She kept pushing, bellowing, “I am VIP—I have the bands!” I twisted, as I couldn’t turn around in the crush with her clutch deep in my back, and saw her petite frame and fancy fashion backed up by her man, a six-foot-eight Nordic Lurch. This mimicry of a Walmart Black Friday line was happening at the most elite entrance to the elite Art Basel Miami Beach fair, reserved only for those with the fluorescent-green VIP bands coupled with special thin royal-purple wristbands, of which I had none. I pulled down my sleeve to conceal this fact and admonished, “Before you hurt someone, you should know that we all have bands and we are all VIP.”
She backed up a bit, then the crowd surged again, and like a plump digested lump, I was excreted through the phalanx of band checkers. They noticed immediately, but before they could comment and send me to the iPad-equipped list checkers for official expulsion, I complained that the precious bands had been painfully ripped from my wrist while my cohort in this crash operation shouted, “Don’t you know who he is?” And within seconds, the lime-green “Miley Cyrus at the Raleigh” band was apologetically offered and affixed to my naked wrist.
Miley was already onstage and, with her Mylar mop-top and mirrored disco-ball pasties, seemed dressed in even less than wristbands as she rambled on about Miami permissiveness and who gave a fuck or shit about the shit she made. She covered “Lucy in the Sky with Diamonds” and “A Day in the Life” and performed a roots-revealing version of “A Boy Named Sue” with her signature energy augmented by a massive, energy-sapping LED backdrop.
I yearned for something improbable to emerge from Miley’s emotional channeling, something to challenge the entire light show of Basel
Admittedly I was surveying an art dealer–orchestrated spectacle through an occluded mindset. I was numbed by the news of the Eric Garner grand jury decision. At that moment I remembered the first brush my niece, a Hannah Montana fan, had with a non-post-racial America a few years ago, when she was confused by a slant-eyed gesture that Miley Cyrus made and later passed off as “goofy.” Those ignorant, racist ways effectively limited any celebrity attraction I might have had in Miami. But Miley was young then, and now her post-Disney white-trash persona—epitomized by tongue-out gesticulations that seemed oddly in line with my work Shape of a Lie and even more with the protruding tongue as a gesture of feminist defiance for Nancy Spero—was a possible sign of growth.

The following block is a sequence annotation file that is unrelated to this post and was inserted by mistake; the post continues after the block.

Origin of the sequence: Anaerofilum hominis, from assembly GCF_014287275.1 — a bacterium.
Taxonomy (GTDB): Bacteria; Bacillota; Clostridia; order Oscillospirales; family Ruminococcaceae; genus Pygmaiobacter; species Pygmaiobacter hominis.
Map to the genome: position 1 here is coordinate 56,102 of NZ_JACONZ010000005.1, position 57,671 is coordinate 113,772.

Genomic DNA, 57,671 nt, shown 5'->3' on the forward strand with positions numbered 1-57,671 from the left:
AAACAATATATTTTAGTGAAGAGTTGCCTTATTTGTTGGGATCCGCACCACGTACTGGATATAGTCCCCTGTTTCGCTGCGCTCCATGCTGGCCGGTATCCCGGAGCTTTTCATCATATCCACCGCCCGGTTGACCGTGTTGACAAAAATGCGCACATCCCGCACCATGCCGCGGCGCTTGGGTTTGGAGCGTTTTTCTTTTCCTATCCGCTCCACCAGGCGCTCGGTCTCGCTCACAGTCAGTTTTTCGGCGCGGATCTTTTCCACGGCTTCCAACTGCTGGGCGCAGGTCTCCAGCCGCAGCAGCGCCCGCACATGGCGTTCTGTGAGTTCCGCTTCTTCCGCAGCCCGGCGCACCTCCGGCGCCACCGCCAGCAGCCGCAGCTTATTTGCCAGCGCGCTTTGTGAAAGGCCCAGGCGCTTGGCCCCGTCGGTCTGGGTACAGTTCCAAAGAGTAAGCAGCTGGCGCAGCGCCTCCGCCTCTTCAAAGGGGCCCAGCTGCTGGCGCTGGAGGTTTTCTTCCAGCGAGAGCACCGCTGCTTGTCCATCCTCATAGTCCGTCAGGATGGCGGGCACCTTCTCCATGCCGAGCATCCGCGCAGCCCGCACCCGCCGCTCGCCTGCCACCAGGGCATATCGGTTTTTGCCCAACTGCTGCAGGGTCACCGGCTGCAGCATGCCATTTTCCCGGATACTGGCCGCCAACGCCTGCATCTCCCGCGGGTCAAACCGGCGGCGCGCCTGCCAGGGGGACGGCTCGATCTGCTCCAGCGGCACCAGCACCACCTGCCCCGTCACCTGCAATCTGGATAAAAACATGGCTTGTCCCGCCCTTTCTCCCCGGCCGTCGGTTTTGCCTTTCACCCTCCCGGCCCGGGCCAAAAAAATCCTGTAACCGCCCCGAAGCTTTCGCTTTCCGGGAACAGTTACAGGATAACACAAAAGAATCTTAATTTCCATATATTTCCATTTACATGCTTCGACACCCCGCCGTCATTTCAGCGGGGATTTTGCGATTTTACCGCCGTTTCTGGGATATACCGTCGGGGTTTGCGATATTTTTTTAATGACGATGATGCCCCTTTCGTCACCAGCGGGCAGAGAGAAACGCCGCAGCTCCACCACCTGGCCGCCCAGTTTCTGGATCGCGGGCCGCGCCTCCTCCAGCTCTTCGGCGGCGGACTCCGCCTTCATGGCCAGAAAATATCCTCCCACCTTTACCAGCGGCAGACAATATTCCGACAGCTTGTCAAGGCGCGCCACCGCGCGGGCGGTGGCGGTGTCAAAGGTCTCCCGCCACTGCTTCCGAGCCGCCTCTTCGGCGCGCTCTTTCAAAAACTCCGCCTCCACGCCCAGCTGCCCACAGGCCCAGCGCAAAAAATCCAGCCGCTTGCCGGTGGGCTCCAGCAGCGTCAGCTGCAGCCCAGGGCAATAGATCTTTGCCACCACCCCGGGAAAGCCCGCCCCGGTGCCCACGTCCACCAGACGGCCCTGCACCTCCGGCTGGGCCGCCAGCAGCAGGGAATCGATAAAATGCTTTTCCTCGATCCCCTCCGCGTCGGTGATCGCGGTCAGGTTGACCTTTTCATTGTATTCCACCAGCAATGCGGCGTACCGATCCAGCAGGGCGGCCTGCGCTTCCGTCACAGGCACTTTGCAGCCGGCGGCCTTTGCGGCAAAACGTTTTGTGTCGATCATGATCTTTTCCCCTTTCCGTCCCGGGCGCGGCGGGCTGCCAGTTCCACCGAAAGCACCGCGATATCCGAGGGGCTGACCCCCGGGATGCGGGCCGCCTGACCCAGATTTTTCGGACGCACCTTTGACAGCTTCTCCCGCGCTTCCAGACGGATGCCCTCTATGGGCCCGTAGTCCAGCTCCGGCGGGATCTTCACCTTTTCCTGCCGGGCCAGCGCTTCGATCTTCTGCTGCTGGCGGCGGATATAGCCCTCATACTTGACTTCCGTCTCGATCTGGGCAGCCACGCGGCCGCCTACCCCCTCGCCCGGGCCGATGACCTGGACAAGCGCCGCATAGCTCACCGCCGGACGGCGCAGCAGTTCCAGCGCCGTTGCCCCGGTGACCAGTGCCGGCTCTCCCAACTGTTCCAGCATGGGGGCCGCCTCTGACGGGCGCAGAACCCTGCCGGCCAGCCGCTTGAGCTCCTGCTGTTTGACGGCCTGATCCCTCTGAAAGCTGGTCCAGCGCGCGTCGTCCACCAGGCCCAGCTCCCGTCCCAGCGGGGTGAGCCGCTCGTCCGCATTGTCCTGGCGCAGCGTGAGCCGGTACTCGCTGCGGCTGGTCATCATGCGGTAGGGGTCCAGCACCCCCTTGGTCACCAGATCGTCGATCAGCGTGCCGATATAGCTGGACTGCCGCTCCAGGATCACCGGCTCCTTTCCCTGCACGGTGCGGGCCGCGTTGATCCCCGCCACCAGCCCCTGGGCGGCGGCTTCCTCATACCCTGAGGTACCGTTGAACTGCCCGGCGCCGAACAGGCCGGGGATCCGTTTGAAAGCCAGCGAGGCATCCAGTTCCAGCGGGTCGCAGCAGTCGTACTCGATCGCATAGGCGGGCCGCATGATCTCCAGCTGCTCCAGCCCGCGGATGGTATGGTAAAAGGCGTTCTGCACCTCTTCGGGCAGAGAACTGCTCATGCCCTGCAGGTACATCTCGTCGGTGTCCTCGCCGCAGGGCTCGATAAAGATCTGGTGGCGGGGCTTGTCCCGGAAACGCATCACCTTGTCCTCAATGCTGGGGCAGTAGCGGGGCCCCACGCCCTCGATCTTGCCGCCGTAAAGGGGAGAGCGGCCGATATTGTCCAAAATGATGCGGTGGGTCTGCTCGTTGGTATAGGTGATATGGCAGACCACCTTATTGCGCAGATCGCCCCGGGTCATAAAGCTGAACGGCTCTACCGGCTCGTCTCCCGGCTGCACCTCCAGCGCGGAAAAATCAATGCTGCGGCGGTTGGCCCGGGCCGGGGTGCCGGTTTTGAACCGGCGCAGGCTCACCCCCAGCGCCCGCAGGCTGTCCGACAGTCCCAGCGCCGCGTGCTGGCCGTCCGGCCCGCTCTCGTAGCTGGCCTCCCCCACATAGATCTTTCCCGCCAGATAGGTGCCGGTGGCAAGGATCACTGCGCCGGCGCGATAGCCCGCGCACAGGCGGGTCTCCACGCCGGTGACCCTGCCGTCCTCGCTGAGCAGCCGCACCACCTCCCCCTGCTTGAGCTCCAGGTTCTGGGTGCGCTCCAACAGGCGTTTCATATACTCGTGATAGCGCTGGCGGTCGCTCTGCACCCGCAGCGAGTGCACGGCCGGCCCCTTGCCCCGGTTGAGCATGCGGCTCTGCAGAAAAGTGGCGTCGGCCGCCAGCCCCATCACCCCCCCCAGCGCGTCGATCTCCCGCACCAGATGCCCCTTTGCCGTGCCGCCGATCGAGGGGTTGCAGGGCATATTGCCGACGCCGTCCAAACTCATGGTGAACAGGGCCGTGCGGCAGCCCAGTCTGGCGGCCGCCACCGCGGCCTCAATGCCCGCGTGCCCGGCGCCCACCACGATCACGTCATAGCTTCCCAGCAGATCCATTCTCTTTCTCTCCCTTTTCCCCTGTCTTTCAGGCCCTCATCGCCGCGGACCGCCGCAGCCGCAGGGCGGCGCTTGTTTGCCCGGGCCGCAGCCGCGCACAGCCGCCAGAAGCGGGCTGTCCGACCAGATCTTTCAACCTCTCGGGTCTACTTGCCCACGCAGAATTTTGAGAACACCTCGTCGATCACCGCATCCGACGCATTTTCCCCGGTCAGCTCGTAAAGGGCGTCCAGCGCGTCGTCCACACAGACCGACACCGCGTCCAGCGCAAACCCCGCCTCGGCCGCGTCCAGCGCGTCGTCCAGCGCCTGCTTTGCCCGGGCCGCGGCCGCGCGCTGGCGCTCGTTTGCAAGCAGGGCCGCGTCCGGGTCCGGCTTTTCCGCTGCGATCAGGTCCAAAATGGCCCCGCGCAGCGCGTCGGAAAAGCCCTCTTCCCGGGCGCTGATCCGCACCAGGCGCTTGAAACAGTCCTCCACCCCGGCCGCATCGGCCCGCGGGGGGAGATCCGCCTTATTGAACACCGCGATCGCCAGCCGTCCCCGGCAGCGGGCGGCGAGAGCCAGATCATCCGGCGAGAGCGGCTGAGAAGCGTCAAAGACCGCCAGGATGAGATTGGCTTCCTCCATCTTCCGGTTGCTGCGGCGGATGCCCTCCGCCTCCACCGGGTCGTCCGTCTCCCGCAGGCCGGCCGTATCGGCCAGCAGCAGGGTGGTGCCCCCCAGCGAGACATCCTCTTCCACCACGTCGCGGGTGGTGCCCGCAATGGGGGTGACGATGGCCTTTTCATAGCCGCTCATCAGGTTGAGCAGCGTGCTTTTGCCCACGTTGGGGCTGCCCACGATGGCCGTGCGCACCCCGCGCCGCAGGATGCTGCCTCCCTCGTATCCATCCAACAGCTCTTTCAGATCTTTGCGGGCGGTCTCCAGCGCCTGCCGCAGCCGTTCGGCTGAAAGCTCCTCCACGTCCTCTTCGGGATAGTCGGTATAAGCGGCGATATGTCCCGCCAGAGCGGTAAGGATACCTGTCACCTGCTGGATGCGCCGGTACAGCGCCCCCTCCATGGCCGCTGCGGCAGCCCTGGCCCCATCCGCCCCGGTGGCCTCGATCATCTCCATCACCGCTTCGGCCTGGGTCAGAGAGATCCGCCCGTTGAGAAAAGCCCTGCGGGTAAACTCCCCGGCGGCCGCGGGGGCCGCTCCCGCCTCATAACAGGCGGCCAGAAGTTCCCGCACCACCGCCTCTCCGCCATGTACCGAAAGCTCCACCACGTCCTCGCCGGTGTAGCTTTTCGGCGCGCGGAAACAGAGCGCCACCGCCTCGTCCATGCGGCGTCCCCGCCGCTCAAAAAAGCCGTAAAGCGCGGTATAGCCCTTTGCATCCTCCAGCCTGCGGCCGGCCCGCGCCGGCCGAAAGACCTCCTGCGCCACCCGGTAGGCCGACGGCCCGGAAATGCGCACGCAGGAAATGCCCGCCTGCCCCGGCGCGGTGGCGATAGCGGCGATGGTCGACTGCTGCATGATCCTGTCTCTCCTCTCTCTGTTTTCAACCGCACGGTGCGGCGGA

In between all this dark rumination, as Miley performed, there was a moment. She spoke with a blunt-induced raspiness that alluded to death and dark days and found a tremulous voice to convey a “dream you were dying / But I wasn’t even crying / I sang you to sleep . . . What does it mean? / What does it all mean?” I yearned for something improbable to emerge from her emotional channeling, something to challenge the entire light show of Basel Dazzle, a call to solidarity, a badass call to question what it means, this song about the death of a cat, the death of a dog, when a “black life does not matter.” But it didn’t happen.
Instead of asking, “What does it mean?” couldn’t we ask, “What can we do?”
Not a hater, I waited till near the end of her set, with my schmoozing dial turned way down. I moved toward the exit as hands were up in the crowd, not in “Hands Up, Don’t Shoot” gestures but to catch the last drizzle of Mylar diamonds and Miley cash being tossed to the crowd. On the street once more, I walked past the deco hotel entrances packed with limos, Maseratis and Teslas opposite piss-drenched storefronts. A black Bugatti raced me across the street as I walked the pedestrian crossing and won, hands down.
Why was I so bummed? What keeps Miley and me so goofy and incapable of responding to the crushing polarization of our country? Instead of asking, “What does it mean?” couldn’t we ask, “What can we do?”